Lay summary

Cs) and thereconstruction of the past vegetation (pollen). Quantifying only(microscopically) visible charcoal may reflect charcoal from forest fires whichare relatively large in size and structurally sound. However these techniquesare less likely to quantify smaller charcoal fractions derived from grasses -probably the main contributor of charcoal in Australia’s vast savannas and opengrassy woodlands.137Pb, 210C, 14The fire regimes ofAustralia, the most fire prone continent on earth, have been changing duringthe late Quaternary and up to the present under the influence of a changingclimate and vegetation, Aboriginal impact and then by European settlers.Because fire history is an important parameter in understandingpalaeoenvironmental conditions in many parts of the world, it has beenreconstructed primarily by palynologists using lake cores and traditional tools(visible charcoal), combined with dating (

Therefore, we aredeveloping a new methodology to infer past wildfires by using geochemical toolsthat potentially assess the whole range of fire residues in sedimentary recordsand that can yield additional information about the vegetation burned. Inparticular, we propose that a geochemical marker method (benzene polycarboxylicacids (BPCA)) would be capable to detect sedimentary fire residues that are toosmall to detect with standard microscopic methods. So far, however, thesegeochemical markers have not been used to quantify fire residues in lakesediment cores, neither have they been cross-compared to the presence ofvisible charcoal, which is indicative of palaeofires.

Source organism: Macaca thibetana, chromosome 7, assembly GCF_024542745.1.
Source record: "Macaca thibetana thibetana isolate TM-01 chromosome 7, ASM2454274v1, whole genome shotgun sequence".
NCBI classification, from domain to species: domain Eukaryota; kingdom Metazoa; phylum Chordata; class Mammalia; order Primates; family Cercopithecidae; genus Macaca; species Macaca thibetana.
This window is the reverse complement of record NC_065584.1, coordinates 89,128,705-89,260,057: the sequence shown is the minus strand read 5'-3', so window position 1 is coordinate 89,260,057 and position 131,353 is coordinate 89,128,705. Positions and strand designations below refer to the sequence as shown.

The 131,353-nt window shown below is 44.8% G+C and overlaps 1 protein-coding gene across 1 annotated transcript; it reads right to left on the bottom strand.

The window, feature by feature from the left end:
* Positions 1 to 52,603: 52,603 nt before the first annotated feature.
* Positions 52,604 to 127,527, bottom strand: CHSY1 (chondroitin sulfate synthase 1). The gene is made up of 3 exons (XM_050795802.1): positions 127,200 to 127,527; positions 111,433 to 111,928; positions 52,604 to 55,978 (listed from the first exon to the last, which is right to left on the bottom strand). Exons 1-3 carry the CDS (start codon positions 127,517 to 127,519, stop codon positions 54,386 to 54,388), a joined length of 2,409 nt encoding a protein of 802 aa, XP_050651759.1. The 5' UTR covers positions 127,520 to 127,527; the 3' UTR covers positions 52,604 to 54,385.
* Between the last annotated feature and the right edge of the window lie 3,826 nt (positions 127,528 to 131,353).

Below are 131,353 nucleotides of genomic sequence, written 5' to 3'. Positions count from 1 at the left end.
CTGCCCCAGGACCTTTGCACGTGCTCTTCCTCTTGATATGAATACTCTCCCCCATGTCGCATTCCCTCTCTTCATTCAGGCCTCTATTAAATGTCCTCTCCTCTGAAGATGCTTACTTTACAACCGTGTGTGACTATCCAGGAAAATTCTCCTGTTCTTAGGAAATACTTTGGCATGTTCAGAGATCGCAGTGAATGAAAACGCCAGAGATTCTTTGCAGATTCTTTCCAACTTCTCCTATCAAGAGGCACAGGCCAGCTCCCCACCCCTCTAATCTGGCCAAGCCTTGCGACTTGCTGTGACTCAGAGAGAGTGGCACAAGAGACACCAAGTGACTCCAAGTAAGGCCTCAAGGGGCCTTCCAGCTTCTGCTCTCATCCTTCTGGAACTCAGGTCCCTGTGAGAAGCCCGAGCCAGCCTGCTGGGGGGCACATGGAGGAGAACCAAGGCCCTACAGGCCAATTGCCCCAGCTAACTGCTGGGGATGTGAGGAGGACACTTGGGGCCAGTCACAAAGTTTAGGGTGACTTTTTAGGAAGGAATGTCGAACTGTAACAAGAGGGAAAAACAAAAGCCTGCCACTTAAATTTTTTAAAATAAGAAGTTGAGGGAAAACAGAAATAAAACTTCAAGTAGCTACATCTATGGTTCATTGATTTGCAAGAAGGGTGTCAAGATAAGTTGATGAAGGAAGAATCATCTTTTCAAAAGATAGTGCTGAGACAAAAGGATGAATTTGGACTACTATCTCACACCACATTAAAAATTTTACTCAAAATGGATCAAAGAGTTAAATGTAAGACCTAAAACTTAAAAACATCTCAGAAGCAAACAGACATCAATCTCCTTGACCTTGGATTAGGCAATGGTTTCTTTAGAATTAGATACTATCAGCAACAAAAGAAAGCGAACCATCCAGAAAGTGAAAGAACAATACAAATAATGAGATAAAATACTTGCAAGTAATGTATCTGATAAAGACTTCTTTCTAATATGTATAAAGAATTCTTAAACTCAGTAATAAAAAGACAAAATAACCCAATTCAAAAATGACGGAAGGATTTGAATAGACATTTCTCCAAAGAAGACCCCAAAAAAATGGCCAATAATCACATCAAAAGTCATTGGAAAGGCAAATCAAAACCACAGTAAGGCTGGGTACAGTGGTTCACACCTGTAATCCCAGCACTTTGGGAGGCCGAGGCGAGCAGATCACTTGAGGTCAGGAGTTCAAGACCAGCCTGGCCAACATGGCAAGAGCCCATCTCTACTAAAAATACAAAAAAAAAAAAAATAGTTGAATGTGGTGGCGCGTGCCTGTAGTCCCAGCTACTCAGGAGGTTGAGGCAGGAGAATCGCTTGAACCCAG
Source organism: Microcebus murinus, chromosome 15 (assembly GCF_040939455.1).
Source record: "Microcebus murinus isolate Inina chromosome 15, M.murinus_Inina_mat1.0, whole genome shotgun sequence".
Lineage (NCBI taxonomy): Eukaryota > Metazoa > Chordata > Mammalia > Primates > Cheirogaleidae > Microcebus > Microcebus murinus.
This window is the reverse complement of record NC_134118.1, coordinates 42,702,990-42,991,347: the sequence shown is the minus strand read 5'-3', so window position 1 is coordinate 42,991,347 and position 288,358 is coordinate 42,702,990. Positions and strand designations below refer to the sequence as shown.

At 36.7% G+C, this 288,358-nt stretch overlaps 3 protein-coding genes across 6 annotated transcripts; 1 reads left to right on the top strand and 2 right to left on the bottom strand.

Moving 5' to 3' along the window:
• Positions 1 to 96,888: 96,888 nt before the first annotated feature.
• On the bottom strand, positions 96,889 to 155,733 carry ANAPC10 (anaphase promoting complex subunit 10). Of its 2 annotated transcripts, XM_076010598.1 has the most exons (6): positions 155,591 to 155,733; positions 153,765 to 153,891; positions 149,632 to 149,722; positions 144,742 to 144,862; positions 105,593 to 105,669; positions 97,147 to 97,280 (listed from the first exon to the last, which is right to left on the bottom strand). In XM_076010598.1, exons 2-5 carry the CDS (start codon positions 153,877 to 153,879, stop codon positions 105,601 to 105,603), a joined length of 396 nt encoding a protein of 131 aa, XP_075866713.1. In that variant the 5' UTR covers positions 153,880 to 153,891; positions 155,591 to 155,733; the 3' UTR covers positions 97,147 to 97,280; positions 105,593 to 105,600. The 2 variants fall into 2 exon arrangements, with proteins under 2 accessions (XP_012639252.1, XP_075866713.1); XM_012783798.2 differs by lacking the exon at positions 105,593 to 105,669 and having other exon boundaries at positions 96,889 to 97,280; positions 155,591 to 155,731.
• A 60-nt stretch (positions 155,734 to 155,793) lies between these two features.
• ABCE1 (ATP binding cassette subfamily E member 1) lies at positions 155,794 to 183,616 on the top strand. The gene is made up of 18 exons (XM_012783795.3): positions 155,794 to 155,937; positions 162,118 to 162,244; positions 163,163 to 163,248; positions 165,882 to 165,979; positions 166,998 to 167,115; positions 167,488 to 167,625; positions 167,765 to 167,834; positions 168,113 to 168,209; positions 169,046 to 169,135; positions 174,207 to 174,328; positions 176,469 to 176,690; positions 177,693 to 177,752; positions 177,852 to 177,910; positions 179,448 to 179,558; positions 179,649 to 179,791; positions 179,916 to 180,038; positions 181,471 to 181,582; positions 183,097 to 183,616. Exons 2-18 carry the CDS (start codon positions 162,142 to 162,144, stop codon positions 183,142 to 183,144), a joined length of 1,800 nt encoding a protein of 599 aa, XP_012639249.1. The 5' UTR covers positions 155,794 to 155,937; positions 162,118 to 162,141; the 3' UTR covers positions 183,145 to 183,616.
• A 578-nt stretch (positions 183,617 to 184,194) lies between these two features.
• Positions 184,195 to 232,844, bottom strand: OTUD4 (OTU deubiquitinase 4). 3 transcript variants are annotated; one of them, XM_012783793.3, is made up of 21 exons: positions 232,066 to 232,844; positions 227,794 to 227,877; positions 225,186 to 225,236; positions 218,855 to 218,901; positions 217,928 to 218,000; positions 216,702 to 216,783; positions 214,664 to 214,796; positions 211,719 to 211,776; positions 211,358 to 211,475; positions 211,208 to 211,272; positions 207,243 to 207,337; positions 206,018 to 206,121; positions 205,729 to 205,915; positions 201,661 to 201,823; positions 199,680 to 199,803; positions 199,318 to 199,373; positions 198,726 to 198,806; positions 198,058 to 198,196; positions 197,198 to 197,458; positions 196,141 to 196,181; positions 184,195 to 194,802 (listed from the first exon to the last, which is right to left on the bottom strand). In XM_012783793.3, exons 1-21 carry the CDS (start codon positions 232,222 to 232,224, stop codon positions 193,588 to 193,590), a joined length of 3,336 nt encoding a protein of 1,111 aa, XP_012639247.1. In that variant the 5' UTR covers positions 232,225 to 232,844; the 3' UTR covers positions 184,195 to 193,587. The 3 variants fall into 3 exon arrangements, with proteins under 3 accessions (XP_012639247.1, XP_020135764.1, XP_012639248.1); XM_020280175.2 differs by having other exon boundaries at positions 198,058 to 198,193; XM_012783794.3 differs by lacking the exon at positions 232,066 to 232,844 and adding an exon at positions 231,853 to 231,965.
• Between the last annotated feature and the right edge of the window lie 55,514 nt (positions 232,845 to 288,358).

The proof-of-concept studyis conducted at two Australian sites where we would use molecular markers(BPCA) together with other geochemical methods to quantify past occurrences offire and burned vegetation types. First we screen samples from about 200 depthintervals with a relatively rapid technique (MIR-PLS, mid-infrared spectroscopywith partial least square analysis) to observe major organic and inorcanicproperties. Then, an in-depth, and more time-consuming characterization followson some 20 samples from those sections of the cores, which have been identifiedby MIR-PLS to show significant changes in charcoal and organic carbonabundance. These sections will be analyzed using more sophisticated molecularscale techniques including the BPCA molecular marker method.

To summarize, the project takes up three tasks. 1. We systematicallycompare available organic geochemical tools to the palynological methodologyand try to decipher more information about fire history out of sedimentaryrecords. 2. More concretely, we want to test the hypothesis whether Australia’sHolocene fire record is biased towards forest fires and consequentlyunderestimates the contribution of grassland fires to the fire record andAustralia’s charcoal pool. 3. The methodology used has the potential to becomea quantitative approach to reconstruct wildfires. We will therefore try tosimplify the procedure for a straightforward use in the palaeosciencecommunity, for which it could be a valuable tool for future palaeofirereconstructions.